Freedom of Information Act (USA)
The Freedom of Information Act, or FOIA, became law in the United States in 1966. Its goal is the disclosure of government documents and information to the public. The law specifies which government agency records need to be disclosed, the procedures for the disclosure and nine exemptions. The federal law was updated by the Sunshine Act in 1976 as well as several other changes over the following decades. Many states also have Freedom of Information Acts.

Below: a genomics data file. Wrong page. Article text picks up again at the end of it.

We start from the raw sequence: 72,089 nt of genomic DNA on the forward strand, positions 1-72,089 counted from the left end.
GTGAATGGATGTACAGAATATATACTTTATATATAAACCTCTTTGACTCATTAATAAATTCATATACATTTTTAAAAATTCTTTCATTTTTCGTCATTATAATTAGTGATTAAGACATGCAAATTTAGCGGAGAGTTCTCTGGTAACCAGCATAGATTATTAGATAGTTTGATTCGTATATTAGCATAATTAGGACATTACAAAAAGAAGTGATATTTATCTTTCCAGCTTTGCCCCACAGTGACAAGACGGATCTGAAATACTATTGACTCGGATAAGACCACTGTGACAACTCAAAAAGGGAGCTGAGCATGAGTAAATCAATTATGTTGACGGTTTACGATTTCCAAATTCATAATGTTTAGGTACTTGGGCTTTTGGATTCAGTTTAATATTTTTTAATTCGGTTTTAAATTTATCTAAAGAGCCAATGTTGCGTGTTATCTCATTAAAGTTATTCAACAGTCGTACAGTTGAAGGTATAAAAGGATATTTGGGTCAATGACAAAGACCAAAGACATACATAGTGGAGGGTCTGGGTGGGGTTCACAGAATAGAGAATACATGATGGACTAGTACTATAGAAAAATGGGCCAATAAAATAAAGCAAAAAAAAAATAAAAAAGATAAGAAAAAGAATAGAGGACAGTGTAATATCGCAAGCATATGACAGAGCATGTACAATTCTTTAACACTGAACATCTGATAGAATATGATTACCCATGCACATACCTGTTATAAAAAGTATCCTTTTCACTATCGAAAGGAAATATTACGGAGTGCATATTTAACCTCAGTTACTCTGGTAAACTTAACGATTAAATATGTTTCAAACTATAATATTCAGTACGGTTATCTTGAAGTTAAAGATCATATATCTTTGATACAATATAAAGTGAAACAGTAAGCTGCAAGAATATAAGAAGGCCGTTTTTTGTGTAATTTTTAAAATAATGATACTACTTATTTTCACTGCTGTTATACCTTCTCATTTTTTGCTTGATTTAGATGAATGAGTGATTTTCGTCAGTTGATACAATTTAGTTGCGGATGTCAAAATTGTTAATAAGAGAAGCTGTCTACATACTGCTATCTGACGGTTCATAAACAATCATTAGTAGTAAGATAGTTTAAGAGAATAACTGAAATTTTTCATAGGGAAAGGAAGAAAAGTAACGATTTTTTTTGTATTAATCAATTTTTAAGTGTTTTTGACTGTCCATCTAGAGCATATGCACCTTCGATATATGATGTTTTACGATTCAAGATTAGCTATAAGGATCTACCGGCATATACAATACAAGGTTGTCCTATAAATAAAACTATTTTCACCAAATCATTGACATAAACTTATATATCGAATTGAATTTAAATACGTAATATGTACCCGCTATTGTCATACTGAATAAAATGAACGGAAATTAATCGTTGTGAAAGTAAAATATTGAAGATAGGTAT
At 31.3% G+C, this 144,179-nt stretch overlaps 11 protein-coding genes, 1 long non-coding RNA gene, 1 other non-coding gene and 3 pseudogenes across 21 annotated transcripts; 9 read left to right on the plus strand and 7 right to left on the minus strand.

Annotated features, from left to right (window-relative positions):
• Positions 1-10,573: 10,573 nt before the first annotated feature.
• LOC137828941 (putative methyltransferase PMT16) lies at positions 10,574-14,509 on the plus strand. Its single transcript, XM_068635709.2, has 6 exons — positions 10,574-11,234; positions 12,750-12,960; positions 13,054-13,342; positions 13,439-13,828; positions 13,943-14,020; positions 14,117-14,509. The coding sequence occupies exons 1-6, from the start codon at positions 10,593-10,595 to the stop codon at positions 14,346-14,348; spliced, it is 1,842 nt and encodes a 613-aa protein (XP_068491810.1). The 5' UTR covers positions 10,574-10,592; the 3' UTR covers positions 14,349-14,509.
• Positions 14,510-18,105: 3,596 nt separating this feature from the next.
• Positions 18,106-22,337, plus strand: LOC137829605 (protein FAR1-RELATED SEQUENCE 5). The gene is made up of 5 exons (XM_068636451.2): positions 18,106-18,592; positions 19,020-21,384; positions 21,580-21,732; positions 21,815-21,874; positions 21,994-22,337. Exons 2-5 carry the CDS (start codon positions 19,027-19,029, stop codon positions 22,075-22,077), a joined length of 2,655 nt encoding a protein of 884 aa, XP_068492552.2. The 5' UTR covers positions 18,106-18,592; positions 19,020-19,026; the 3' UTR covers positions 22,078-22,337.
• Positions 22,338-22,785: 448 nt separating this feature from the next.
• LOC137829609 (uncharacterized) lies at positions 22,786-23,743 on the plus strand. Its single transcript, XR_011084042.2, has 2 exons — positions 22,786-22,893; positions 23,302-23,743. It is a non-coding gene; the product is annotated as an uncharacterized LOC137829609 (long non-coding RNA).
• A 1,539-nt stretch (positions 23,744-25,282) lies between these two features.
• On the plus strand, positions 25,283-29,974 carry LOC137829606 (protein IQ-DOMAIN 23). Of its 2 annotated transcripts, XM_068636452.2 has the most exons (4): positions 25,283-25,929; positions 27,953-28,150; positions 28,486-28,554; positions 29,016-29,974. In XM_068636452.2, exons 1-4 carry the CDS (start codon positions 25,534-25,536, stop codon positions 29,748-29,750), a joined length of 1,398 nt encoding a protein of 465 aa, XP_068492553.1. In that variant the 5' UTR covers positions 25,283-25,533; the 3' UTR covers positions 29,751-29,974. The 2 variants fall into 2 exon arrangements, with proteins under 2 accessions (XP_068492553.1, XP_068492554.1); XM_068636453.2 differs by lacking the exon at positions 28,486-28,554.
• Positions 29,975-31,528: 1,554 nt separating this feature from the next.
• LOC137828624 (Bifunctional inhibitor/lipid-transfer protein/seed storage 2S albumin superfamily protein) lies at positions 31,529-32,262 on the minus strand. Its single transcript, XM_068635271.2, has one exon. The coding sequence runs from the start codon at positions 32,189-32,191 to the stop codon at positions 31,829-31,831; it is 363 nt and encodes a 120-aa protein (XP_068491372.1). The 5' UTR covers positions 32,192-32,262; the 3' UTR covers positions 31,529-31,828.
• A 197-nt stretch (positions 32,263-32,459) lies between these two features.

The law puts the burden on the government, not on the public, to give good reason why information shouldn't be released. All agencies are required to disclose information upon the receipt of written requests, unless the agency can show that the release would harm the public. The law is enforced by the federal court system.
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